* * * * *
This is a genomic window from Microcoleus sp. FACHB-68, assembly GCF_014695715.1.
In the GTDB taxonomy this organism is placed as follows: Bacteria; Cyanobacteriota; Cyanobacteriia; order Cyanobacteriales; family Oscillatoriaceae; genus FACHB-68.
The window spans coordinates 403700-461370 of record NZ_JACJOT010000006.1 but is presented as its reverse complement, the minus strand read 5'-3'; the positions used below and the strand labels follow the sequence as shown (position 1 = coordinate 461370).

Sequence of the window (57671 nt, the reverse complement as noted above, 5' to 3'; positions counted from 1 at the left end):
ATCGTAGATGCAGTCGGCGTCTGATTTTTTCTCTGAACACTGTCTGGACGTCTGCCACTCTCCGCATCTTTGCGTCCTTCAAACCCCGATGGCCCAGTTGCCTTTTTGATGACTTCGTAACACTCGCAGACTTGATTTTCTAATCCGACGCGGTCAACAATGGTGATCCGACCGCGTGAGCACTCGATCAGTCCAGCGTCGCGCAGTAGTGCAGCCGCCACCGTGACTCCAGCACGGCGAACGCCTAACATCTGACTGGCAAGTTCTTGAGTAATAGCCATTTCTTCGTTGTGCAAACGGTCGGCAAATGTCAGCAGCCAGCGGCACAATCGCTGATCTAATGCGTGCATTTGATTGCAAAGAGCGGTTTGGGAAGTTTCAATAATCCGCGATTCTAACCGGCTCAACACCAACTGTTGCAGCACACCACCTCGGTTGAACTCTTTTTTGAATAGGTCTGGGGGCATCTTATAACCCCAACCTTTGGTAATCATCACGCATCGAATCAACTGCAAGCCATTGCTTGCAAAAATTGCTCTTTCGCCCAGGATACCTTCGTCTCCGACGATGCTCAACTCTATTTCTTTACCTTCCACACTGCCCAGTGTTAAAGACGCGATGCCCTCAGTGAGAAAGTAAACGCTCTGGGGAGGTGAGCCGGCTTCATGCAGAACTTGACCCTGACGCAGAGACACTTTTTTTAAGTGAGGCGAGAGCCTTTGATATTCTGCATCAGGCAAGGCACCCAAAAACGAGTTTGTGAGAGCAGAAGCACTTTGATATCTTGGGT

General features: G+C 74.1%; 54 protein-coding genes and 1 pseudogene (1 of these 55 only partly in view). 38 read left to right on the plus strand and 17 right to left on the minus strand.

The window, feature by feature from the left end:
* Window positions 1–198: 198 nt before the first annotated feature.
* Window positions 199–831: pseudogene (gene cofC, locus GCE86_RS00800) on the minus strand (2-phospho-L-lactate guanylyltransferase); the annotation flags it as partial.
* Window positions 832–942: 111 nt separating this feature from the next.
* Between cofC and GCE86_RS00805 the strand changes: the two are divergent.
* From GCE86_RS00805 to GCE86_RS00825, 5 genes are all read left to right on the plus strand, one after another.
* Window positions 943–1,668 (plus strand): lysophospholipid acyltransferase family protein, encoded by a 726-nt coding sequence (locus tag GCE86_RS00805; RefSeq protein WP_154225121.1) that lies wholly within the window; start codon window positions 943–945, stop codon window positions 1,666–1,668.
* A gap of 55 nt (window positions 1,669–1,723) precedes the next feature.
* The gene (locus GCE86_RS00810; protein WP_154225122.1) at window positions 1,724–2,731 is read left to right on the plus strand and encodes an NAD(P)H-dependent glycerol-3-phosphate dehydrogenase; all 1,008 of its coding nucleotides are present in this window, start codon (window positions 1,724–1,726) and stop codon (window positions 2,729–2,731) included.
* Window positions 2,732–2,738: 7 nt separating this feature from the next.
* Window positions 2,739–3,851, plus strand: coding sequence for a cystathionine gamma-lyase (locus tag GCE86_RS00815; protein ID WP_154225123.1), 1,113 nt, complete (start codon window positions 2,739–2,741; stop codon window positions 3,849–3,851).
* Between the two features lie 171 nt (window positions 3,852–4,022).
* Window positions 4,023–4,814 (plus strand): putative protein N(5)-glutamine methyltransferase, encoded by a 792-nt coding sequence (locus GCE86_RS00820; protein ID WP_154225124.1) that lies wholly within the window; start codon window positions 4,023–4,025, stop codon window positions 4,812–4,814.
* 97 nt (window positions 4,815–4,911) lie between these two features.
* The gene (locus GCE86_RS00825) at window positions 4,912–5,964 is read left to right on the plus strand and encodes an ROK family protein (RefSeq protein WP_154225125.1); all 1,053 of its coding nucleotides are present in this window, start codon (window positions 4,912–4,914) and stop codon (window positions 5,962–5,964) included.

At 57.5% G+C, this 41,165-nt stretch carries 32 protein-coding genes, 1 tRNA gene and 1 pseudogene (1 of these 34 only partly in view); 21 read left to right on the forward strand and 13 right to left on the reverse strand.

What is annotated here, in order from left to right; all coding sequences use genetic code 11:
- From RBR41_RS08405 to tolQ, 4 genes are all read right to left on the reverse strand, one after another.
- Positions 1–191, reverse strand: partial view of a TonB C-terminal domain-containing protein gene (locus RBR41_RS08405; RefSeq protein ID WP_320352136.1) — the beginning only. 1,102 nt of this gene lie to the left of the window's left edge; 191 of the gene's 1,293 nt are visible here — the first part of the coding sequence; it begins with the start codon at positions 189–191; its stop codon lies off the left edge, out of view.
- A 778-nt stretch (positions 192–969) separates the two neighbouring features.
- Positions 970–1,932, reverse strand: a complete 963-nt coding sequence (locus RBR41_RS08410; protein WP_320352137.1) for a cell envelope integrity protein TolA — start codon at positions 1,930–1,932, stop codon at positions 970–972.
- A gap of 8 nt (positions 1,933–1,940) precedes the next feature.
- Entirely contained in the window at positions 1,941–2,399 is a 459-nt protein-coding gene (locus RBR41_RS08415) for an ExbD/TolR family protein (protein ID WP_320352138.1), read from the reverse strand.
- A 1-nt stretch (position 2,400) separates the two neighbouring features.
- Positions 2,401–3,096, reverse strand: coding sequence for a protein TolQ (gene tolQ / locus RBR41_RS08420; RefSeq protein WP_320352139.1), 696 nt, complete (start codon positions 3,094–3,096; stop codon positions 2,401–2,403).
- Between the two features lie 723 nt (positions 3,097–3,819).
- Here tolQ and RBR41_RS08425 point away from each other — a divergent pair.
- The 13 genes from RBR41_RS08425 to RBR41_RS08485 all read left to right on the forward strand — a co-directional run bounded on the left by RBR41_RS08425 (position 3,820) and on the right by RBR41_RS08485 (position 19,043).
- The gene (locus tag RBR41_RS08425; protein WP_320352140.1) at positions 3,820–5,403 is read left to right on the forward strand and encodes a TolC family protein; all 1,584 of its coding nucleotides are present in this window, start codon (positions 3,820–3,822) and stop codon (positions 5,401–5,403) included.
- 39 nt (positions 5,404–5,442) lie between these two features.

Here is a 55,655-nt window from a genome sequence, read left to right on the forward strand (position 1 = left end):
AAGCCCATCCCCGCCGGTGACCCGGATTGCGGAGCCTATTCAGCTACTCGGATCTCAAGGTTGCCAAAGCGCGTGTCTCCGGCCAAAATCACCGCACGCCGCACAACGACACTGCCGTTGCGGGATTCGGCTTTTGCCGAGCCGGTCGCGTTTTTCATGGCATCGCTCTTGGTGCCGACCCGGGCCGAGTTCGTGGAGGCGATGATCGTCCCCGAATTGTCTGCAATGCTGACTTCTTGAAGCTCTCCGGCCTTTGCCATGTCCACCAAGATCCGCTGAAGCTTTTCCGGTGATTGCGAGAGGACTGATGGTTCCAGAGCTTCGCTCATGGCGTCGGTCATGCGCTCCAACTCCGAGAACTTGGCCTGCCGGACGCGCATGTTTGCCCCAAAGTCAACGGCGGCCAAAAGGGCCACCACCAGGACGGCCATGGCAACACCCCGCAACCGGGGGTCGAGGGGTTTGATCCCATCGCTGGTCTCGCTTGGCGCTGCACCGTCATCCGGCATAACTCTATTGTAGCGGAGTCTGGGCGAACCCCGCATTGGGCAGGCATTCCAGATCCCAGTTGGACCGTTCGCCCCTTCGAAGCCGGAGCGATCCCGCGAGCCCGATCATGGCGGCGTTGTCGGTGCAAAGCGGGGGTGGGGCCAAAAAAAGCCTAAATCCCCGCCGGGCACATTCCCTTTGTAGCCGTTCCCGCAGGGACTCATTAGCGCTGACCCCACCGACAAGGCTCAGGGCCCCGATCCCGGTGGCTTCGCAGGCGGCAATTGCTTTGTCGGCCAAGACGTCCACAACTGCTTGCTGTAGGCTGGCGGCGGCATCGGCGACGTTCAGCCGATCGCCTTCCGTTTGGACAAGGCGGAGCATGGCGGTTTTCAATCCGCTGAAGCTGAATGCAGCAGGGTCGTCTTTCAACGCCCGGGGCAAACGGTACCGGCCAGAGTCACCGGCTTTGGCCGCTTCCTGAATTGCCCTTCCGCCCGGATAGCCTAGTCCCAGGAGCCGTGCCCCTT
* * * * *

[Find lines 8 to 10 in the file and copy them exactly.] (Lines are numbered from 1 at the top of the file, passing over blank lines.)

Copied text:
* Window positions 1–198: 198 nt before the first annotated feature.
* Window positions 199–831: pseudogene (gene cofC, locus GCE86_RS00800) on the minus strand (2-phospho-L-lactate guanylyltransferase); the annotation flags it as partial.
* Window positions 832–942: 111 nt separating this feature from the next.